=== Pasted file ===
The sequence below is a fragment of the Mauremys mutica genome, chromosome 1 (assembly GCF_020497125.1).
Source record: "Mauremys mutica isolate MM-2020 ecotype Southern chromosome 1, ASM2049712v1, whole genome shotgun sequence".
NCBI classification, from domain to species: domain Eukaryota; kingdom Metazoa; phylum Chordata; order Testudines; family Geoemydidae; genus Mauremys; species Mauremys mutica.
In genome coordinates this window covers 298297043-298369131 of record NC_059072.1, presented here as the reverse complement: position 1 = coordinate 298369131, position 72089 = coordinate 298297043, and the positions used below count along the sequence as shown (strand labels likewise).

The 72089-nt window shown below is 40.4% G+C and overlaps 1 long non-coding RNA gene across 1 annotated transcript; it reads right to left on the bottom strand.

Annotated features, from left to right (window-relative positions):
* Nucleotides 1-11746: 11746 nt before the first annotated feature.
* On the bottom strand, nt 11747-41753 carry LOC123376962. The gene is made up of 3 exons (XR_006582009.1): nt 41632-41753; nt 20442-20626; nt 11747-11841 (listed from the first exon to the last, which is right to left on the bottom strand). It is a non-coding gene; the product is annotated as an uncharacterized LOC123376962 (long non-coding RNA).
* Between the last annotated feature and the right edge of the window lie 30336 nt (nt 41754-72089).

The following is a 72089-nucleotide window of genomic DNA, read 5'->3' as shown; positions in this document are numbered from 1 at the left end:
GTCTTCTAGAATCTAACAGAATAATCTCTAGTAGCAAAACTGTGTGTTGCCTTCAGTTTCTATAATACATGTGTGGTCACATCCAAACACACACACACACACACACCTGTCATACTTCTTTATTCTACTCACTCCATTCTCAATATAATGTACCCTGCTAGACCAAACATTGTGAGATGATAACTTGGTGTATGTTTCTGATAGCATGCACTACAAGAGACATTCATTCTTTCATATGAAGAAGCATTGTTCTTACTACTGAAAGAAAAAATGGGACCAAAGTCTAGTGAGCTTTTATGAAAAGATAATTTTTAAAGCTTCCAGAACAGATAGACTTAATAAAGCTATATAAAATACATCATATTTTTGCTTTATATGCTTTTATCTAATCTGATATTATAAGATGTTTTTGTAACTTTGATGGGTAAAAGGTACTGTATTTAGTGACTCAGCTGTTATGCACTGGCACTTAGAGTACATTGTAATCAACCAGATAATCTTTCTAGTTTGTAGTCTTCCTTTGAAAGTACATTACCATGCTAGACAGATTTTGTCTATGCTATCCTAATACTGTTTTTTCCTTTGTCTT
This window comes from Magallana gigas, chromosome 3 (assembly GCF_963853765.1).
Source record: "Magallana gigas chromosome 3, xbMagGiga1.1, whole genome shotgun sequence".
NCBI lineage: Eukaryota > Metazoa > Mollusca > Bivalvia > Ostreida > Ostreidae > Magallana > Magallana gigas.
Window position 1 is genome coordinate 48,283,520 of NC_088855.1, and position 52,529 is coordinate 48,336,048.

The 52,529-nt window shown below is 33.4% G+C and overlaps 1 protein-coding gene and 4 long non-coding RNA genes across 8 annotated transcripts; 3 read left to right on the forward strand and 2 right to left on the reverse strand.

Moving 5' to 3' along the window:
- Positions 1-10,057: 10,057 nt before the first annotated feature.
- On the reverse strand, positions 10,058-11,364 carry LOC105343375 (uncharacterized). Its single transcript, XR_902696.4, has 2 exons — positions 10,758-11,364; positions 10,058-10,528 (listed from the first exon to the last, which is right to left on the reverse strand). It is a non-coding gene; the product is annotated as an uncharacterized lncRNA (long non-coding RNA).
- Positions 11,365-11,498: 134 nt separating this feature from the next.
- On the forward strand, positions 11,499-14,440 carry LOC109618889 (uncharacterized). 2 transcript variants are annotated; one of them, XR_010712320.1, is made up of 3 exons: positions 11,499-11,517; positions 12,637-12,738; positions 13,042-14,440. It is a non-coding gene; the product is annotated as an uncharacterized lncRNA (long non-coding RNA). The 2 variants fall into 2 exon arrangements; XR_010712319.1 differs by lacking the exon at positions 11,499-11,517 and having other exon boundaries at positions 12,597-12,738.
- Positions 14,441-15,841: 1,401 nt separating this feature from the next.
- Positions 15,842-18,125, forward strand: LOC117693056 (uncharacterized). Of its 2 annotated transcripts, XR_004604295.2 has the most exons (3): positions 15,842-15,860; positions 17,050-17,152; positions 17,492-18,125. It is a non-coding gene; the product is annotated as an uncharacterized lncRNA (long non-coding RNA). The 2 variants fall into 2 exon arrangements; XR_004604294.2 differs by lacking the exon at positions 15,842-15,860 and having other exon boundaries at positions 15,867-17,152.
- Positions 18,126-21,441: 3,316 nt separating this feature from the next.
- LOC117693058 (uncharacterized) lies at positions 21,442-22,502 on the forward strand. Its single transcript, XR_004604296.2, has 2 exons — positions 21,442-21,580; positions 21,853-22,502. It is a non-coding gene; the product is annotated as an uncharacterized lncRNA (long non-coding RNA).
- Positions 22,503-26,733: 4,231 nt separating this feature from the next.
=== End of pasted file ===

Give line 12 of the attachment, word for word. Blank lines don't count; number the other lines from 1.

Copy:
This window comes from Magallana gigas, chromosome 3 (assembly GCF_963853765.1).